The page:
Stammering is when the forward flow of speech gets interrupted. This can include the repetition of sounds or short words, stretching of sounds (known as prolongations), or speech ‘blocks’ when no sound comes out. There might also be some movements in the face and body. Stammering typically starts between the ages of two and five years old but it can begin later. Sometimes adults start stammering after trauma such as a head injury or stroke.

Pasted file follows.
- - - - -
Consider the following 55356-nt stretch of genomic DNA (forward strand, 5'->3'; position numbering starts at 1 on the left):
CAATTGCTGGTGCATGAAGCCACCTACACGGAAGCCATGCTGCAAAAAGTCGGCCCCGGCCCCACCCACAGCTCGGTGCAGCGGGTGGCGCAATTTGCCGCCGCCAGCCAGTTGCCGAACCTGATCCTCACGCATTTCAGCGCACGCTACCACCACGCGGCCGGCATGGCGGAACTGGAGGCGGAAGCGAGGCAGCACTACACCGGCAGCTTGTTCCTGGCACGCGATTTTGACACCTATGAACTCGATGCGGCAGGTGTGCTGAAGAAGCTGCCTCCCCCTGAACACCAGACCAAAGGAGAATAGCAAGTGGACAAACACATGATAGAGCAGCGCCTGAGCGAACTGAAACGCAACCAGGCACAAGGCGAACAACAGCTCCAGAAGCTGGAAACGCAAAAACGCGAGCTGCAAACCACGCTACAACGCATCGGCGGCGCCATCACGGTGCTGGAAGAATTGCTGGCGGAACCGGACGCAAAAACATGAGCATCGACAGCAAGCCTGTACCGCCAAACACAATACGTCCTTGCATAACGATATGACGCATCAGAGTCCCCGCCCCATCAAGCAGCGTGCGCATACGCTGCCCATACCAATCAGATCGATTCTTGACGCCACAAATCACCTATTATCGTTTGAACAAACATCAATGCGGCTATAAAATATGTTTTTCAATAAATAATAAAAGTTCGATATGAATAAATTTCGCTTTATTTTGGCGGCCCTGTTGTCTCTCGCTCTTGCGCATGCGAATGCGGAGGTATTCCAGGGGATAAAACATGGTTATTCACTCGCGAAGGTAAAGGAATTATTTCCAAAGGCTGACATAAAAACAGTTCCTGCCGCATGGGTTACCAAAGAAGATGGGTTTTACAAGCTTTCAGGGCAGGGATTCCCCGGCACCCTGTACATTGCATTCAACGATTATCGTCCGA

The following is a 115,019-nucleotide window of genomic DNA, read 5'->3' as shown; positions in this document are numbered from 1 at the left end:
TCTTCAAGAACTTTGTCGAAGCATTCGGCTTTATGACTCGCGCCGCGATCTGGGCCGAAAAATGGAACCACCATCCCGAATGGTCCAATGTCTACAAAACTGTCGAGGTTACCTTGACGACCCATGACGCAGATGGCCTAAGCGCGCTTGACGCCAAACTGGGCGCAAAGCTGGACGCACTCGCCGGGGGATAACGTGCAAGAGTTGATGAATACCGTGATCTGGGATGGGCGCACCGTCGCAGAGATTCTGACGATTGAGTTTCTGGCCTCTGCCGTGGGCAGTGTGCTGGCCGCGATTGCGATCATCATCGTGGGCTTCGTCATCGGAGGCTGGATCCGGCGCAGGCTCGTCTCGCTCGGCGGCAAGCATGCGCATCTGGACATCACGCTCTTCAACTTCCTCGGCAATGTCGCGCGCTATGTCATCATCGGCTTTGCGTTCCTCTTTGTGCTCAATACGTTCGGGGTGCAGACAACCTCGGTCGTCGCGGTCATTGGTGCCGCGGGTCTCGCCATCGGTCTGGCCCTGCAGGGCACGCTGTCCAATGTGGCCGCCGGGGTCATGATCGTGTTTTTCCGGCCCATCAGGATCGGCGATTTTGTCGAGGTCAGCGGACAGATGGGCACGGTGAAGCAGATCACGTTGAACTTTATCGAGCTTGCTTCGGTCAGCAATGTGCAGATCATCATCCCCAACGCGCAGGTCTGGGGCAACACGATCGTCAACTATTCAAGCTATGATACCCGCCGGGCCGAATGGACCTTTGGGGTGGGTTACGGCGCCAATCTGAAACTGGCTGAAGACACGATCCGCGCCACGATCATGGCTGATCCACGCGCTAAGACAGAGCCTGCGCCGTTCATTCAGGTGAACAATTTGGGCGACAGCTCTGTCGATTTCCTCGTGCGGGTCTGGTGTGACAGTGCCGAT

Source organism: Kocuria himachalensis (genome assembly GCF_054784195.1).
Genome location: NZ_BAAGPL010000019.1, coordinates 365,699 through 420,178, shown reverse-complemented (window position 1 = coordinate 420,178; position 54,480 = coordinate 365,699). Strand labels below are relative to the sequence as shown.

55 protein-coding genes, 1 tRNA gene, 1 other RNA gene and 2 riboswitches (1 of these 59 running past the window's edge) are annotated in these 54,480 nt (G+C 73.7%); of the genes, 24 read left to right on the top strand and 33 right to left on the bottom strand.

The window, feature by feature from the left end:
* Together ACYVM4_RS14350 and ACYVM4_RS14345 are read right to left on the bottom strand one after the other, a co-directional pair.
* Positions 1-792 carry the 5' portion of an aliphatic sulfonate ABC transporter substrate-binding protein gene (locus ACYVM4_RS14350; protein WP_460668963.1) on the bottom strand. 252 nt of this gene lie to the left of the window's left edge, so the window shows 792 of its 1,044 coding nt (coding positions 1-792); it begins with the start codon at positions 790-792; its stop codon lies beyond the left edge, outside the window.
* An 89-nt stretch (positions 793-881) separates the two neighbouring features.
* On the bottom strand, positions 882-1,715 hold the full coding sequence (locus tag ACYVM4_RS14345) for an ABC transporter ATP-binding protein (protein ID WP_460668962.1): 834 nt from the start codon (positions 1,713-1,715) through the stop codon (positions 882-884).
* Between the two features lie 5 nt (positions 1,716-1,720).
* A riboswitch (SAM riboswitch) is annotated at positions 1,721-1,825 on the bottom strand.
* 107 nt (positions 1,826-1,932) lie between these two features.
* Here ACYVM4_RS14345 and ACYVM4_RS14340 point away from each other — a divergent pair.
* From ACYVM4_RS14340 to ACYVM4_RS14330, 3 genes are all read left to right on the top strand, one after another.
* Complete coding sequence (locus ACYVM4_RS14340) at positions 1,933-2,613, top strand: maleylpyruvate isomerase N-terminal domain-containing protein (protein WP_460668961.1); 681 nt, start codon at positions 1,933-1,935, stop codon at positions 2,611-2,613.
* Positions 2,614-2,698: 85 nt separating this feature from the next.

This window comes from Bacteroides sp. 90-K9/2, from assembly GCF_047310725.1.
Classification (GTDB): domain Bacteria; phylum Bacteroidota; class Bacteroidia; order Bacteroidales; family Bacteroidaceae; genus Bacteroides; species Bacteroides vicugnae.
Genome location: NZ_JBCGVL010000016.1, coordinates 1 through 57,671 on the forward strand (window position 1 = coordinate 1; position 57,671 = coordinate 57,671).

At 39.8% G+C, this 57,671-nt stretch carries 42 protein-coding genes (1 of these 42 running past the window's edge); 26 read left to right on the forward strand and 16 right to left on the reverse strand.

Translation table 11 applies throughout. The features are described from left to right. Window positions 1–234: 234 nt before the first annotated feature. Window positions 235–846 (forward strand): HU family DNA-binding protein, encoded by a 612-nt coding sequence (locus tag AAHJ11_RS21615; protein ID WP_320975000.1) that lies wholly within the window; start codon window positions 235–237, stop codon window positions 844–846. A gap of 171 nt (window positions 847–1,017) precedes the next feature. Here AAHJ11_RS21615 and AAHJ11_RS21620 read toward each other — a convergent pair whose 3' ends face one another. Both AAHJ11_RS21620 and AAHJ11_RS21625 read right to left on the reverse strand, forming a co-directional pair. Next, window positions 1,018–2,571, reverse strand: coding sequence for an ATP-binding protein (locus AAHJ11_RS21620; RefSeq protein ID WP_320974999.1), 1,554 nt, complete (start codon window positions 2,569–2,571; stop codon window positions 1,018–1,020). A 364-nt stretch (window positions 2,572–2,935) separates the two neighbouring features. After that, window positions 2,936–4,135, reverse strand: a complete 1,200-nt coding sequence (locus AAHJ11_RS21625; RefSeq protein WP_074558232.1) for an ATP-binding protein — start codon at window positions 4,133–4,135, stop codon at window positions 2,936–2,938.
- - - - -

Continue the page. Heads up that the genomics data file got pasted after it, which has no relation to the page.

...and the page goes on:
As well as the outward features of stammering, the experience of stammering can be difficult. People talk about feelings of shame, anxiety, or embarrassment, and they describe how stammering can stop them from living their lives the way they want to.
Stammering is complex, with a range of neurological, genetic, environmental and emotional factors involved. For that reason, everyone’s stammering is different in terms of the outward features and the impact it can have.